While watching sports, have you ever stopped (midway through a bowl of Cheetos) to wonder, "How far are those guys actually running?" It's a common question, one that's historically been subject mostly to guesswork, Thanks to some recent technological developments, though, we can now actually apply some data to it.
So which of your heroes are putting in the hard yards?
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There's an old wives' tale that the average NBA player will run five miles every game. Not quite. Many NBA teams have started using a system called SportVU, a specialized motion tracking system that enabling teams to get far more detailed stats about their players. In the 2012 season, the player that ran the farthest per game was Luol Deng of the Chicago Bulls, who averaged 2.72 miles per game. That's no where near the five mile myth, but considering how much of that is sprinting, it's still very impressive.
Football players have an expansive 100-yard field, and spend hours moving up and down it. So it would seem like they do a lot of running. That's true enough—while the ball is in play. But according to the Wall Street Journal, players are only actually moving for 11 minutes on average during an NFL game. Only 11 minutes of action! The rest is mostly standing around, with the occasional momentum-killing penalty review thrown in for good measure.
Kinda breaks the heart, doesn't it? Again, turning to a chart over at SportVU, it seems that even the players that run the most (cornerbacks and wide receivers, generally) only run about 1.25 miles per game. That said, some of them are reaching speeds of 21.5 miles per hour, which is scary fast for dudes that size.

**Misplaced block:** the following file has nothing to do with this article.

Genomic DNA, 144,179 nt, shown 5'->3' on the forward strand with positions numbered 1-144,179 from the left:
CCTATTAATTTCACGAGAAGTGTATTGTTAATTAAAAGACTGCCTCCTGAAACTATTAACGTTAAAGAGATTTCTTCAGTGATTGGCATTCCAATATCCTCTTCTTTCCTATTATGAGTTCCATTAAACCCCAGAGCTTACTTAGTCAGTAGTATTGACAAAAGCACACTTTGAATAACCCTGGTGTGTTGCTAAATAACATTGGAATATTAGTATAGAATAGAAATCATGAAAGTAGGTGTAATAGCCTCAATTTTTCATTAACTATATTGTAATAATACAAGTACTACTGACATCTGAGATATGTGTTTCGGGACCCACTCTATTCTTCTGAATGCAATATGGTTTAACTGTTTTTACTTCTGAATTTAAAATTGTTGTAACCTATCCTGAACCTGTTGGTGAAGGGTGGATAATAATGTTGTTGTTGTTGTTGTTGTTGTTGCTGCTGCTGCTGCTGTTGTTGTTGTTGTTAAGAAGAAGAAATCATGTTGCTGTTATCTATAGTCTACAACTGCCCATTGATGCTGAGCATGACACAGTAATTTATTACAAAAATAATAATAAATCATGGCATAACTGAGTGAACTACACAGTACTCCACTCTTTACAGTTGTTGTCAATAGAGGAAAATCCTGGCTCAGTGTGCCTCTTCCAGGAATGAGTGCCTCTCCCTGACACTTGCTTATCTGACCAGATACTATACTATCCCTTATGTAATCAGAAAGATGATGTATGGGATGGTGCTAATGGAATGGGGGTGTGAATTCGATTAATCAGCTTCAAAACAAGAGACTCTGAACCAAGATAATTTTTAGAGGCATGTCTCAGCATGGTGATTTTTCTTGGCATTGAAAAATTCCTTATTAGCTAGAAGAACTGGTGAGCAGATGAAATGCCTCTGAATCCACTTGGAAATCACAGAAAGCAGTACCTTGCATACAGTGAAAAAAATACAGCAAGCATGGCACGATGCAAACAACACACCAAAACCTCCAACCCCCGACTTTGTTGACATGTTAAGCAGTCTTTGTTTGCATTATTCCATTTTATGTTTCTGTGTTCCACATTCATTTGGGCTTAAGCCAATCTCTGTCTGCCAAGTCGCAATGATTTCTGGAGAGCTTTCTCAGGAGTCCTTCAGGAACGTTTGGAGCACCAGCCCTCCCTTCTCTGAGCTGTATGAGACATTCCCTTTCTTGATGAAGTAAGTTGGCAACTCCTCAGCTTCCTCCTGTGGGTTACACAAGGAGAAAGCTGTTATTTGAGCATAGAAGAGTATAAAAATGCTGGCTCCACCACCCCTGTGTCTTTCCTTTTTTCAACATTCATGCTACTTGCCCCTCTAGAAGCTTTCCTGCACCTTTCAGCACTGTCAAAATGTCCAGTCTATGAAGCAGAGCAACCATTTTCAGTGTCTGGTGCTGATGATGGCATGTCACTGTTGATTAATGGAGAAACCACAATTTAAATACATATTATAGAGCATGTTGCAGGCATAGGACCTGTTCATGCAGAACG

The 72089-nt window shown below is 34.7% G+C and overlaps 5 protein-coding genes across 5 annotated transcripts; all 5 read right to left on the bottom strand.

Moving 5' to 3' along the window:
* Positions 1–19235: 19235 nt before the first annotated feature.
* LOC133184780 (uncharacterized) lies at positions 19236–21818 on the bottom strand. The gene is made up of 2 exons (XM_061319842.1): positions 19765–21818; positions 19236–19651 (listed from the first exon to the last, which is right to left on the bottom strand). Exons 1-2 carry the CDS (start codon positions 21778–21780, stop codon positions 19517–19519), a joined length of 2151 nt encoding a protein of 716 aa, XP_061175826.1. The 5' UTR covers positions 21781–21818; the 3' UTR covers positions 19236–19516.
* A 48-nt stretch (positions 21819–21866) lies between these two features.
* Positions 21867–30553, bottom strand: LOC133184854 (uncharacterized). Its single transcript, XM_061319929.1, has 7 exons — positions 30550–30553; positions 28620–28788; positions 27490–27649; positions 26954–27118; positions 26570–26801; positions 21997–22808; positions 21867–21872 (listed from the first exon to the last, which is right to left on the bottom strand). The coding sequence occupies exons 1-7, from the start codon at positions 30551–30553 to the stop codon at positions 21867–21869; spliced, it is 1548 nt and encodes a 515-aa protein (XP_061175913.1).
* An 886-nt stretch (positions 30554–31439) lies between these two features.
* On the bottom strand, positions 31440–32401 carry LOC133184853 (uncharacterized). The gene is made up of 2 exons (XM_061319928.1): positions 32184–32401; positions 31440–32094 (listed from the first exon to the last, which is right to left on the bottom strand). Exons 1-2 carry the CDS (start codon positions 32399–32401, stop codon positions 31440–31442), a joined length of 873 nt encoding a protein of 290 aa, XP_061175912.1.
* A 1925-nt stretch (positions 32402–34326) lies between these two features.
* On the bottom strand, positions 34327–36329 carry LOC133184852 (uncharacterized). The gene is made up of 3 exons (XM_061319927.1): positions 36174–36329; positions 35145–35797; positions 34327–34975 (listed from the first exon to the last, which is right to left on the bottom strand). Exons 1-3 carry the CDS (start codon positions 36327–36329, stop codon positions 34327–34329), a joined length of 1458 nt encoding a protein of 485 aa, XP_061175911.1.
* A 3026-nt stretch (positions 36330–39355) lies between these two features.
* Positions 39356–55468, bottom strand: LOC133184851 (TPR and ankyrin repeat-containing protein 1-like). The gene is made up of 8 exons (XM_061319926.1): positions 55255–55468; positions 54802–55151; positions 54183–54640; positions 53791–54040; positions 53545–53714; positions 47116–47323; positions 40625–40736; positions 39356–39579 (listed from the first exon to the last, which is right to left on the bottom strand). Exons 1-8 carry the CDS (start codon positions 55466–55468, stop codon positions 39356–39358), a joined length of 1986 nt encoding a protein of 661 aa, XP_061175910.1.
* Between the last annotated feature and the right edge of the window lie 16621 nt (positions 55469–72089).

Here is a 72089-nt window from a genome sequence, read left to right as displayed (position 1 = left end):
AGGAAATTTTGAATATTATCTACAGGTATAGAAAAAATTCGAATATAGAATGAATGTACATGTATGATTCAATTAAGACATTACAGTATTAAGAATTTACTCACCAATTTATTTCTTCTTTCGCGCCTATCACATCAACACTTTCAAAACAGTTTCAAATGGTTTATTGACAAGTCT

How far you run in tennis depends on what style of game you play. Some players stay close to the back line and move back and forth a lot, some games only go three sets, some go five, etc. Tennis has been keeping track of running stats for quite a while now, though, and you often seen those number during TV broadcasts.
It's not uncommon for a player to run more than three miles during a five set match, though in more extreme cases, players have run more than five. That is particularly impressive when you consider how tiny a tennis court is (27 feet wide for singles). We're talking about hundreds (maybe thousands) of sharp directional changes. Makes the knees scream just thinking about it. This image is from the final set of the final match of the 2012 Australian open. The distances covered (bottom right) is for the entire tournament. That's spread out over seven matches, but keep in mind that most of those matches only lasted three sets.
Ah-hahahahaha. Seriously? C'mon, cut it out. Most baseball players won't run 100 yards during the course of a game, unless you count the slow trot on and off the field between innings. The bases are only 90 feet apart, so even if you hit three homers in a game, that's only 1,080 feet. Even if an outfielder did that and chased balls like crazy on defensive he probably wouldn't break half a mile. Nobody measures how far baseball players are running, because nobody cares and the answers would likely just be embarrassing.
This shouldn't surprise anyone who's played the game, but soccer players (also know as "football players" if you come from a little place called "Everywhere That Isn't the United States") run their balls off. Games last 90 minutes, they have a large field (between 100 yards and 130 yards long and 50 to 100 yards wide), the ball is constantly in motion and may travel great distances in a matter of seconds, requiring the players to give chase. Obviously, there is some variation depending on the position they play—midfielders run the most; the goalie not so much—but it's not uncommon for a player to average seven miles per game. Seven! SportVU has tracked players running as much as 9.5 miles in a game.
So, if someday you find yourself betting on an inter-sport half-marathon, the smart money is on the soccer player. Those guys have some serious endurance chops. In contrast, I guess we know why baseball is the American pastime. Whatever, pass the Pringles.
Top Image credit: Getty Images/Al Messerschmidt
Huddle Image credit: Getting Images/Christian Petersen